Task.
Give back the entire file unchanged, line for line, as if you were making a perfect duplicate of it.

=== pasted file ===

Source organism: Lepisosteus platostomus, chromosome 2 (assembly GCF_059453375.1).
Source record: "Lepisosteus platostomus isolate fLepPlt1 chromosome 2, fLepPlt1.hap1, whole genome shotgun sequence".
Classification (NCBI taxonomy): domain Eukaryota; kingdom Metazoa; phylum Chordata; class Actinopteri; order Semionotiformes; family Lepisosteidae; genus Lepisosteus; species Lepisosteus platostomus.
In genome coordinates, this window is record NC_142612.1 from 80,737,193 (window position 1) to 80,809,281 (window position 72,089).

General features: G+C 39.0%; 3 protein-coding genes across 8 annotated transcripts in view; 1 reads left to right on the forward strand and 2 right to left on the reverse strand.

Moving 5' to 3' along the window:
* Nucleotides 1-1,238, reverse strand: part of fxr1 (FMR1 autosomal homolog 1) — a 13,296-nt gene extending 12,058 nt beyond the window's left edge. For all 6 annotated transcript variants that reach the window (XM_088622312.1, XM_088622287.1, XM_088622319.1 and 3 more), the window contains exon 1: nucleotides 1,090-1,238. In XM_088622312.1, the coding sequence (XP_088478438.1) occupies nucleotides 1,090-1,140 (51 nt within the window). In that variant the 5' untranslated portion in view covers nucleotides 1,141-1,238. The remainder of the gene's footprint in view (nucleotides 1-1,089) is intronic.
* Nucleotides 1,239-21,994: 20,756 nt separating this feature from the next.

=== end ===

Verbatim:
Source organism: Lepisosteus platostomus, chromosome 2 (assembly GCF_059453375.1).
Source record: "Lepisosteus platostomus isolate fLepPlt1 chromosome 2, fLepPlt1.hap1, whole genome shotgun sequence".
Classification (NCBI taxonomy): domain Eukaryota; kingdom Metazoa; phylum Chordata; class Actinopteri; order Semionotiformes; family Lepisosteidae; genus Lepisosteus; species Lepisosteus platostomus.
In genome coordinates, this window is record NC_142612.1 from 80,737,193 (window position 1) to 80,809,281 (window position 72,089).

General features: G+C 39.0%; 3 protein-coding genes across 8 annotated transcripts in view; 1 reads left to right on the forward strand and 2 right to left on the reverse strand.

Moving 5' to 3' along the window:
* Nucleotides 1-1,238, reverse strand: part of fxr1 (FMR1 autosomal homolog 1) — a 13,296-nt gene extending 12,058 nt beyond the window's left edge. For all 6 annotated transcript variants that reach the window (XM_088622312.1, XM_088622287.1, XM_088622319.1 and 3 more), the window contains exon 1: nucleotides 1,090-1,238. In XM_088622312.1, the coding sequence (XP_088478438.1) occupies nucleotides 1,090-1,140 (51 nt within the window). In that variant the 5' untranslated portion in view covers nucleotides 1,141-1,238. The remainder of the gene's footprint in view (nucleotides 1-1,089) is intronic.
* Nucleotides 1,239-21,994: 20,756 nt separating this feature from the next.